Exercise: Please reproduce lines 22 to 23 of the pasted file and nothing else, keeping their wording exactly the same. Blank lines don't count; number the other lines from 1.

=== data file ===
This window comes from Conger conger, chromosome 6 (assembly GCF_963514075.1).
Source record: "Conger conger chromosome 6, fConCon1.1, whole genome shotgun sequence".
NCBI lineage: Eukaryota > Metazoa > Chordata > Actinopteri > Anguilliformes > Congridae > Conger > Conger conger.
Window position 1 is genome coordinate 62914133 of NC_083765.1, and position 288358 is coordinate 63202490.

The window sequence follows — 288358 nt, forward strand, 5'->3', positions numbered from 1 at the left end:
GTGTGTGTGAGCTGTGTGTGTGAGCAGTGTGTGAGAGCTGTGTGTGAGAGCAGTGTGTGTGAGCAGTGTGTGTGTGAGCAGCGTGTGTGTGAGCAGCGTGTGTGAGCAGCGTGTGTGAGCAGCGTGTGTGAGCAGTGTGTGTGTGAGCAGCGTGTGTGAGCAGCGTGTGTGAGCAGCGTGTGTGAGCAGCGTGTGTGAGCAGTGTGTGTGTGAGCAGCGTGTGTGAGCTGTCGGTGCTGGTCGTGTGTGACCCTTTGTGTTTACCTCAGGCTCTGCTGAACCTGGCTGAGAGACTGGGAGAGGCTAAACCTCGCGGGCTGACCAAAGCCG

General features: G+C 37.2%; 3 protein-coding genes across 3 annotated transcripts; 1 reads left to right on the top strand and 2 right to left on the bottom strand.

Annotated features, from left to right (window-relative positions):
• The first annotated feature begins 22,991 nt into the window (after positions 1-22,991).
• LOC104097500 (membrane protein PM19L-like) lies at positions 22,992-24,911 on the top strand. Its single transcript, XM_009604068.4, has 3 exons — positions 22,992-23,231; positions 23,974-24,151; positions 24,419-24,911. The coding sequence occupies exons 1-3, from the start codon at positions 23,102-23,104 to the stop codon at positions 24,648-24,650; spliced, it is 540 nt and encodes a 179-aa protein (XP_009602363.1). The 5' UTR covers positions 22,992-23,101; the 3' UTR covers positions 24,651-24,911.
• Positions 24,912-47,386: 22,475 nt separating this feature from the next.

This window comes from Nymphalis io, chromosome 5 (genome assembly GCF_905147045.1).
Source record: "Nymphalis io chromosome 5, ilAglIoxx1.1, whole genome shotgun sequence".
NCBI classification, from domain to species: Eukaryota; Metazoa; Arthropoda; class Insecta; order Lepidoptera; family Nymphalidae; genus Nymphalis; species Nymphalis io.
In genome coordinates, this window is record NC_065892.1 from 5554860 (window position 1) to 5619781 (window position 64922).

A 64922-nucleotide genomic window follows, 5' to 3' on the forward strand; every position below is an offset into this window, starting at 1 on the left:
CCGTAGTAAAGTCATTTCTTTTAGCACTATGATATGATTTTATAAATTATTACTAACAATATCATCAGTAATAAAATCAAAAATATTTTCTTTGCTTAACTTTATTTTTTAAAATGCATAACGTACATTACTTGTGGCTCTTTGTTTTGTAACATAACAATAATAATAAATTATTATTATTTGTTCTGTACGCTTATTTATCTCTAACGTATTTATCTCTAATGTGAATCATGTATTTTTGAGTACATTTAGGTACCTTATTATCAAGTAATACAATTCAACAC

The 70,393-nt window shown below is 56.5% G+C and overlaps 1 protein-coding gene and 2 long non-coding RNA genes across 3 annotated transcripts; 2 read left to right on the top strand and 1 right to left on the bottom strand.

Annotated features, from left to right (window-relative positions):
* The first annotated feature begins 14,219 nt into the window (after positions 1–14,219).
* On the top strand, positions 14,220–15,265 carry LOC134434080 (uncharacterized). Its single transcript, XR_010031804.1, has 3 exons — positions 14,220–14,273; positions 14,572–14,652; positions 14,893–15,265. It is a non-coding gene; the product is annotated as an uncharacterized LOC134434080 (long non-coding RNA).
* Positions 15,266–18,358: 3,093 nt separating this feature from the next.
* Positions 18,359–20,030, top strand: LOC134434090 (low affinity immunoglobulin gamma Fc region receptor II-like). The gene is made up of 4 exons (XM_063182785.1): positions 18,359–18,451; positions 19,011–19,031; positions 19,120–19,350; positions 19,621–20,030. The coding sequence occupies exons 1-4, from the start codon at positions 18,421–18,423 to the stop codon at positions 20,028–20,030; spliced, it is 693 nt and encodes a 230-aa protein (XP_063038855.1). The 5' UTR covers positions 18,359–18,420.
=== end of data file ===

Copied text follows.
* Positions 15,266–18,358: 3,093 nt separating this feature from the next.
* Positions 18,359–20,030, top strand: LOC134434090 (low affinity immunoglobulin gamma Fc region receptor II-like). The gene is made up of 4 exons (XM_063182785.1): positions 18,359–18,451; positions 19,011–19,031; positions 19,120–19,350; positions 19,621–20,030. The coding sequence occupies exons 1-4, from the start codon at positions 18,421–18,423 to the stop codon at positions 20,028–20,030; spliced, it is 693 nt and encodes a 230-aa protein (XP_063038855.1). The 5' UTR covers positions 18,359–18,420.